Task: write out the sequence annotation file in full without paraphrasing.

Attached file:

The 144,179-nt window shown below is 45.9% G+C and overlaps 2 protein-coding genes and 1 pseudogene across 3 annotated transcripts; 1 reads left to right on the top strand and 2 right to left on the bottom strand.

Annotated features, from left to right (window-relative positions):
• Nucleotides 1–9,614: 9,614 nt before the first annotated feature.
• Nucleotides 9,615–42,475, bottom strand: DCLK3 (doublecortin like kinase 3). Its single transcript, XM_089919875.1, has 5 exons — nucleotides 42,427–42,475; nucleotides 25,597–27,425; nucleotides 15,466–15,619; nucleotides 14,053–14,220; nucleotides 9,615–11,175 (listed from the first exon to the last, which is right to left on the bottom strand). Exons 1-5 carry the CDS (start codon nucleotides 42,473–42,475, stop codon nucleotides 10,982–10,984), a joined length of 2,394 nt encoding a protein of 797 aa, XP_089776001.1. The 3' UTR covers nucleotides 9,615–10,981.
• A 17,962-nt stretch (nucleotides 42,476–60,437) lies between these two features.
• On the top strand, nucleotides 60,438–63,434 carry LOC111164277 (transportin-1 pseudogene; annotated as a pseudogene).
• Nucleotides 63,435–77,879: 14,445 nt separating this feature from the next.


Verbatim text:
The 144,179-nt window shown below is 45.9% G+C and overlaps 2 protein-coding genes and 1 pseudogene across 3 annotated transcripts; 1 reads left to right on the top strand and 2 right to left on the bottom strand.

Annotated features, from left to right (window-relative positions):
• Nucleotides 1–9,614: 9,614 nt before the first annotated feature.
• Nucleotides 9,615–42,475, bottom strand: DCLK3 (doublecortin like kinase 3). Its single transcript, XM_089919875.1, has 5 exons — nucleotides 42,427–42,475; nucleotides 25,597–27,425; nucleotides 15,466–15,619; nucleotides 14,053–14,220; nucleotides 9,615–11,175 (listed from the first exon to the last, which is right to left on the bottom strand). Exons 1-5 carry the CDS (start codon nucleotides 42,473–42,475, stop codon nucleotides 10,982–10,984), a joined length of 2,394 nt encoding a protein of 797 aa, XP_089776001.1. The 3' UTR covers nucleotides 9,615–10,981.
• A 17,962-nt stretch (nucleotides 42,476–60,437) lies between these two features.
• On the top strand, nucleotides 60,438–63,434 carry LOC111164277 (transportin-1 pseudogene; annotated as a pseudogene).
• Nucleotides 63,435–77,879: 14,445 nt separating this feature from the next.